Australian cyclist Caleb Ewan warns Tour de France rivals by winning Tour de Wallonie first stage

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LoadingThe Tour de Wallonie is Ewan’s first stage race from Paris-Nice in March and the third return race since the season resumed on August 1 after a 20-week suspension due to the coronavirus pandemic. The Australian was second behind Arnaud Demare (Groupama-FDJ) at Milano-Torino and 113th at Milan-San Remo at the start of the month.

Ewan, by comparison, had seven victories in the preparation for the Tour last year, competing in six stage races, including 11 days at the Giro d’Italia, and three one-day races.

“I have only had two days of racing since giving birth and I think this race is the ideal preparation for the Tour de France,” he continued. “I was disappointed with my performance at Milan-San Remo last week. It’s such a tough race and the heat and the new course made it even more difficult for me. But I will try again in the future.

“I want to defend the leader’s jersey tomorrow and maybe even the day after tomorrow if I have good climbing legs. But the fourth step will be too difficult for me. With [Belgian teammate] Philippe Gilbert we have someone in great shape and he knows the local roads. It will target the GC. ”

Caleb Ewan took the first leader’s jersey for the race with his stage victory. Credit:Getty Images

Ewan was unable to train for a stint at his home in Monaco due to lockdown rules. His Lotto Soudal team introduced pay cuts of around 30% while the WorldTour season was suspended.

Still, the seven-time Grand Tour stage winner does not appear to have been disturbed by the interruptions, rather focused on his next major goal after Milan-San Remo. Round.

“A lot of people, not just in cycling but around the world, have had pay cuts. I think the AFL guys had to take a much bigger pay cut than we had to. That’s what it is and obviously it wouldn’t be great. accept a pay cut, but if we have to do it, we have to do it. I’m not struggling financially with a 30% pay cut, so to be honest it doesn’t really matter, “Ewan said. Age this month.

“The team would only do it if they had to. If that meant the survival of the team… I have two more years after that with the team. It was really in my best interest that the team stay healthy in the financial situation because I’m going to be paid by them for the next two years, so a few months of pay cuts aren’t the end of the world. ”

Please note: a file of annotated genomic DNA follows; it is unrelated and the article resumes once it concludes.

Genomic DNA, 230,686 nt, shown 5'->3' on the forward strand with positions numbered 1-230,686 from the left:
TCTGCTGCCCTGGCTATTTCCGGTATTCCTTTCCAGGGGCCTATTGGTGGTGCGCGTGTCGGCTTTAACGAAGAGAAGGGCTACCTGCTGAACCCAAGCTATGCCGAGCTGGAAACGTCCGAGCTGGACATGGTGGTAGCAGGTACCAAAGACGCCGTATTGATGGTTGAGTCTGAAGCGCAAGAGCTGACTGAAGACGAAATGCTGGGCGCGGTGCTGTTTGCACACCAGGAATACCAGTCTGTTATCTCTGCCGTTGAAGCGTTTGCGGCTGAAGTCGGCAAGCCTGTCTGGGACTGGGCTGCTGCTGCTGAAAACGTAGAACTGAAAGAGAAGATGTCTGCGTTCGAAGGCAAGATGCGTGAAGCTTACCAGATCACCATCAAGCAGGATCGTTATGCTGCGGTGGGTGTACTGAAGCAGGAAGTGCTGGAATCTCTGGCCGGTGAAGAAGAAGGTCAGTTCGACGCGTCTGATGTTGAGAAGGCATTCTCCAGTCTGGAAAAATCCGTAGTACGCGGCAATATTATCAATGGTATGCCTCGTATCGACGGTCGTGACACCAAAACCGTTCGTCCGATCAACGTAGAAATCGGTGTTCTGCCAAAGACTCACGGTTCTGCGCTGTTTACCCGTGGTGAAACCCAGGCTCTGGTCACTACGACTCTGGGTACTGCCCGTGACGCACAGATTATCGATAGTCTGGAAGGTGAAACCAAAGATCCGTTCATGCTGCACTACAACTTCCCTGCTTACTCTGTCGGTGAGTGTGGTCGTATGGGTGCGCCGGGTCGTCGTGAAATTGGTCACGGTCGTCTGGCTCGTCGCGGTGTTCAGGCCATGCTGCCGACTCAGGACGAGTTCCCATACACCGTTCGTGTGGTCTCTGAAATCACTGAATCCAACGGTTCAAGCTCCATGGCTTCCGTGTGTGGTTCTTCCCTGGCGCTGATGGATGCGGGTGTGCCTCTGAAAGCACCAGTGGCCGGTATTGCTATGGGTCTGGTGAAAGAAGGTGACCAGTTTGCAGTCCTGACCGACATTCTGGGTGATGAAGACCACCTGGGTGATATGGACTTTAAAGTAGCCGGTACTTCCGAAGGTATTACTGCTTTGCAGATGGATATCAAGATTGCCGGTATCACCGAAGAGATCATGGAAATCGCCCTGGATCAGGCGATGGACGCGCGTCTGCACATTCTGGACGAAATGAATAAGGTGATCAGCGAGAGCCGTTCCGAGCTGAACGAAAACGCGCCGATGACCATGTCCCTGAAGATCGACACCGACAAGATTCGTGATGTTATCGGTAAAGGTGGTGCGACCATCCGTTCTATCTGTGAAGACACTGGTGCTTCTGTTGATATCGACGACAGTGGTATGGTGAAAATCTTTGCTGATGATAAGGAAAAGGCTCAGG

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It took a while for Ewan to adjust to the nature of the Tour last year, which he did halfway, winning three unprecedented stages and finishing his first full three-week Grand Tour in the middle of the pressure, expectations and stress he then described. Age as unhealthy.

Ewan will enter this year with evident and improved confidence and reputation, starting with his 2019 campaign and early season results, but will once again have to navigate uncharted territory, this time linked to the pandemic.

The Jumpy riders are poised to start the Tour in very few races, the media will not be able to function as a moving rugby maul, and teams, especially those financially affected by the pandemic, in addition to runners out of contract, are perhaps more desperate and have fewer opportunities to make a good impression.

Fortunately, the first stage of the 185.8 km Tour of Wallonia started off without incident, but several Tour title contenders and renowned sprinters have been seriously injured since the resumption of the condensed season.

Caleb Ewan is convinced he will be ready for a second career Tour de France.Credit:Getty Images

Three of the top four on the 2019 Tour dropped out of the Criterium du Dauphine, a traditional litmus test for the Tour, last week. The race was shortened to five days of simple mountain stages and ended on Sunday with a load of prisoners, some who are now in a race against time to recover for the Tour. Defending Tour champion Egan Bernal abandoned the Dauphine with a reported complaint while Steven Kruijswijk (Jumbo-Visma) and Emanuel Buchmann (Bora-Hansgrohe) crashed.

Primoz Roglic (Jumbo-Visma), winner of the Vuelta a Espana, who was leading the race and presented himself as a threat for the Tour, was also forced to retire following injuries related to an accident.

It followed the Tour of Poland where Fabio Jakobsen (Deceuninck-Quick-Step) was taken to hospital in critical condition following a crash in a tuck sprint, which involved one of the main rivals of Ewan, Dylan Groenewegen (Jumbo-Visma).

The Tour de Wallonie will be Ewan’s last race before going to the Grand Départ on August 29.

“I’ll do my best to finish the Tour because I want to try to win in Paris again,” said Ewan, referring to the final stage of the Tour which is sacred ground for sprinters.

“The tour is the priority and then we will see after the tour how I feel. ”

Ewan plans to compete in the Giro d’Italia, after the Tour, to end his season after facing the best top sprinters in the sport.

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